2. Innovation Books

Yes, yes, I know. Books aren’t the most innovative thing on the market, but all of the world’s best ideas are born from inspiration – which can totally come from the best books. This book (for just over $20!) will take you through the conventional and unconventional ways that you can innovate in your workplace, all backed through extensive behavioural psychology. 

3. An Inspired Course

With New Year’s coming up, many of us are going to work on a few resolutions. Why not give the gift of learning and professional development by helping your innovative friend get a head start on Design Thinking? There are many Design Thinking courses (like this one from the University of Toronto) and literature (like this one by Nigel Cross), and Cookhouse Lab is thrilled to announce that we’ll be kicking off our very own Design Thinking 101 series and courses in 2018. Be sure to contact us to learn more and put yourself on our list!

4. Virtual Reality (VR) Headset

Know someone that couldn’t get away this holiday season? That won’t matter once they have a VR headset like the Oculus Rift, where they’ll be escaping to somewhere new from the comfort of their living room. Although the Oculus Rift is a pricier option (the set starts at $529), you can also get one for less than $50!

5. Molecular Food Kits

Who doesn’t love food? These cool kits not only elevate any culinary experience by the ability to change the look and feel of any ingredient, but they also allow you to deconstruct any dish. Buy the food kit here or for your cocktail-loving friend, the mixology kit here

6. Cryptocurrency

Bitcoin (and blockchain) has been all over the news lately, so maybe it’s time to get aboard the cryptocurrency train and gift that special someone with some. But first, what is bitcoin? What is blockchain? Well, bitcoin is a use-case of blockchain technology, which some are hailing as the biggest new invention since the Internet. Blockchain projects are happening in every sector, including insurance (check out what we learned in our first Blockchain & Insurance project here!). 

If Bitcoin is a bit out of your price range (currently sitting at just over $23,000 CAD as of 12/19/17), other cryptocurrencies deployed on a blockchain include Ethereum, Litecoin, and Ripple. For Canadians wishing to purchase, QuadrigaCX is a popular exchange. For Americans, Coinbase is an option.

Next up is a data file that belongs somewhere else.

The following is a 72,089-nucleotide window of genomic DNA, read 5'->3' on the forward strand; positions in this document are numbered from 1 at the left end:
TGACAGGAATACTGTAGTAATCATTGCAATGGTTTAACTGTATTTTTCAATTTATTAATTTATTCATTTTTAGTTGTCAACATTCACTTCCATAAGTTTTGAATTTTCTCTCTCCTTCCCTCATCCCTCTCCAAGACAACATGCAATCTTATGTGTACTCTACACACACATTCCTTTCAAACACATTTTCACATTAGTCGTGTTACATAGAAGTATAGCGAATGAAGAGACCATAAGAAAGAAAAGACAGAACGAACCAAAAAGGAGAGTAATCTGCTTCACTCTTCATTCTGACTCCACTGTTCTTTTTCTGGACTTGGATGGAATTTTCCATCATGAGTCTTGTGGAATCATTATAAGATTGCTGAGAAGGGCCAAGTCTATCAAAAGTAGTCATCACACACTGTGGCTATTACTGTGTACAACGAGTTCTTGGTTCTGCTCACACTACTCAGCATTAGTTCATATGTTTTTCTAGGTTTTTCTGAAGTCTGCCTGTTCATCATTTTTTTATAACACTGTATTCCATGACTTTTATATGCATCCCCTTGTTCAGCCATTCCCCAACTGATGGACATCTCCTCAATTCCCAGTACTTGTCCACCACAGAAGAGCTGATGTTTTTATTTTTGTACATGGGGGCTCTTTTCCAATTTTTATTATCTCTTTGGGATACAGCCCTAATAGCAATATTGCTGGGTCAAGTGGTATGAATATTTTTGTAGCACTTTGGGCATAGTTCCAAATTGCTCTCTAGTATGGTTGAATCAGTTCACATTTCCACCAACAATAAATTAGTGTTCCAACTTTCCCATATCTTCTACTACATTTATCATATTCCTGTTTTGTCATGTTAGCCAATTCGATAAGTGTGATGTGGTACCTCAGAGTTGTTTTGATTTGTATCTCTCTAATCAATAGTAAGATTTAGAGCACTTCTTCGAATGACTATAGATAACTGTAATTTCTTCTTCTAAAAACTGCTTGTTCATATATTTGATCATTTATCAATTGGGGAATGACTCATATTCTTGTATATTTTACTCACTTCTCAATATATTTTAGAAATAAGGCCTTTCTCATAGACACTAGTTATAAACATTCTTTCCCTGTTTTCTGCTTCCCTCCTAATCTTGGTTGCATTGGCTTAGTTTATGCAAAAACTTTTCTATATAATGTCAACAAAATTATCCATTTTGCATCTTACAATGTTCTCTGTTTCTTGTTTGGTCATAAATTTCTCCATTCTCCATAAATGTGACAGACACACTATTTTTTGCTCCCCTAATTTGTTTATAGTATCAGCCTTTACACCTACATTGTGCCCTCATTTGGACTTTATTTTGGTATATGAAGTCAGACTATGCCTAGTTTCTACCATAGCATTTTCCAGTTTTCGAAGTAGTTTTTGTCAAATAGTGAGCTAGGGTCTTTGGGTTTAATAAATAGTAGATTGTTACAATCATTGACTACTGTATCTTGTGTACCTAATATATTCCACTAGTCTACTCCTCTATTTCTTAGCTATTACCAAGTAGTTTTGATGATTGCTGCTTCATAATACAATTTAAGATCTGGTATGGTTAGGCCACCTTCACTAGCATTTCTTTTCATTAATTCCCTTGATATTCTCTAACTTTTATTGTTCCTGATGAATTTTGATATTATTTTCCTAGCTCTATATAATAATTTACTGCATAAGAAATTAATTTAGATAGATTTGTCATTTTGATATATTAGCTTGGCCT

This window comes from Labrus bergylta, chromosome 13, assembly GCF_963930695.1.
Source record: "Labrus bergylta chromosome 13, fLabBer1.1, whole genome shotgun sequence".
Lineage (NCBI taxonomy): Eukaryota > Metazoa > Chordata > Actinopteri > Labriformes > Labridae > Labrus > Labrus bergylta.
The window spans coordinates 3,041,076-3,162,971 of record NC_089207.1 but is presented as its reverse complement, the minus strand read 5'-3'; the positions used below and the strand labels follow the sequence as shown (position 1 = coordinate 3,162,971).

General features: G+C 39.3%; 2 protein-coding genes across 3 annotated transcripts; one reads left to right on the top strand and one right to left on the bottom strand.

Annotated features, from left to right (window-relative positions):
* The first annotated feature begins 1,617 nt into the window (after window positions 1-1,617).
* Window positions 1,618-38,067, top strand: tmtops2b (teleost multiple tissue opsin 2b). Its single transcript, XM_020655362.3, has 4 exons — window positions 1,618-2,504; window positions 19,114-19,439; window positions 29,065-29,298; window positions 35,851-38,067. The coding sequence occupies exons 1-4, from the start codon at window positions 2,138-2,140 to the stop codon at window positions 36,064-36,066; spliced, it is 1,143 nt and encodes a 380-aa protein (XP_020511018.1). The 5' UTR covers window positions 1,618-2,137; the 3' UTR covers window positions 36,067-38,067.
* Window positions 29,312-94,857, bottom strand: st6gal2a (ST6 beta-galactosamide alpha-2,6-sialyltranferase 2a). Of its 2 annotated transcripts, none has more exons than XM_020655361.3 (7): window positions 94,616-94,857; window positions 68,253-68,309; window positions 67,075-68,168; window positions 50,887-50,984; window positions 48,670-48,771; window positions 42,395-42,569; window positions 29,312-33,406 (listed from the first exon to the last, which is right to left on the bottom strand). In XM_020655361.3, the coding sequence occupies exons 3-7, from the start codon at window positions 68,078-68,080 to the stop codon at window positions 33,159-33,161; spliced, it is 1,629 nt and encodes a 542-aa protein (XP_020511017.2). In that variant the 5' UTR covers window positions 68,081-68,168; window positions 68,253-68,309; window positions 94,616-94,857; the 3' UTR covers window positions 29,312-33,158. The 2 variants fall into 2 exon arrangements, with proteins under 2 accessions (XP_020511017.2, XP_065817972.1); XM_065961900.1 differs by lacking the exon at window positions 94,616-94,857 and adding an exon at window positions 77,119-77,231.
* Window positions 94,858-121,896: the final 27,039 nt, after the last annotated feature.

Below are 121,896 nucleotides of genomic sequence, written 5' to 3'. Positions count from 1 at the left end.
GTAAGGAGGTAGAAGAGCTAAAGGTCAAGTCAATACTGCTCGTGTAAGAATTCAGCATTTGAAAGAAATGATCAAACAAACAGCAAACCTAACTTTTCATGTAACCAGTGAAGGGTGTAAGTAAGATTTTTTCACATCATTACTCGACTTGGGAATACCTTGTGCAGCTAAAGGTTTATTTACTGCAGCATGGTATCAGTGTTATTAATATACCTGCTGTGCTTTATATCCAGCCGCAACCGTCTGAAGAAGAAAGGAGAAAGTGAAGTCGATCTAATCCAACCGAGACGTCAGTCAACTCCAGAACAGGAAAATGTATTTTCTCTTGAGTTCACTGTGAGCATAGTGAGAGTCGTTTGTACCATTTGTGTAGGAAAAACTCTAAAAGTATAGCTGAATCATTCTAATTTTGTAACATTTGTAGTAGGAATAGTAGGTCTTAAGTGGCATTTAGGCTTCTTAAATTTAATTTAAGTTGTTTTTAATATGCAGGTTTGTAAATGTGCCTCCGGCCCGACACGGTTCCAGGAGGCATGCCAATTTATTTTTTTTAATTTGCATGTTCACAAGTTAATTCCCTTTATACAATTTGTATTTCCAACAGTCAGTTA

7. Drones

Drones are super cool for everybody. They’re interactive, and it’s thrilling to make something fly. And drones are not only impacting entertainment technology for the average user, they’re shaking things up in other sectors (Have you heard of drones being tested for things like mail delivery?) Want to get in on the drone action? Beginner drones start for less than $30, but make sure you read up on drone insurance!

There you have it! Simple as that. Enjoy your upcoming holiday season innovators – we can’t wait to have you back in the Lab in 2018. If you can’t wait until then to hear from us, make sure to subscribe to our newsletter for all of our insights, delivered straight to your inbox. 

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Blockchain & Group Benefit Coordination: Learnings & Wrap Up

Blockchain has been one of the most talked-about technologies of 2017, with some even calling it the most revolutionary technology since the widespread use of the Internet.

How will blockchain technology affect the insurance group benefits coordination process?

Over the course of a 5-week sprint, Cookhouse Lab’s blockchain & group benefit coordination project team went on a mission to find out. Using the lab’s design-thinking methodology, the team identified key customer and business pain points within the current coordination of benefits journey, developed a future state blockchain-based process, and created a set of wireframes for the MVP. Finally, they were able to leverage resources from the project’s build partner, msg global, to build a final MVP based on their wireframes and processes. 

The proposed blockchain & group benefit coordination MVP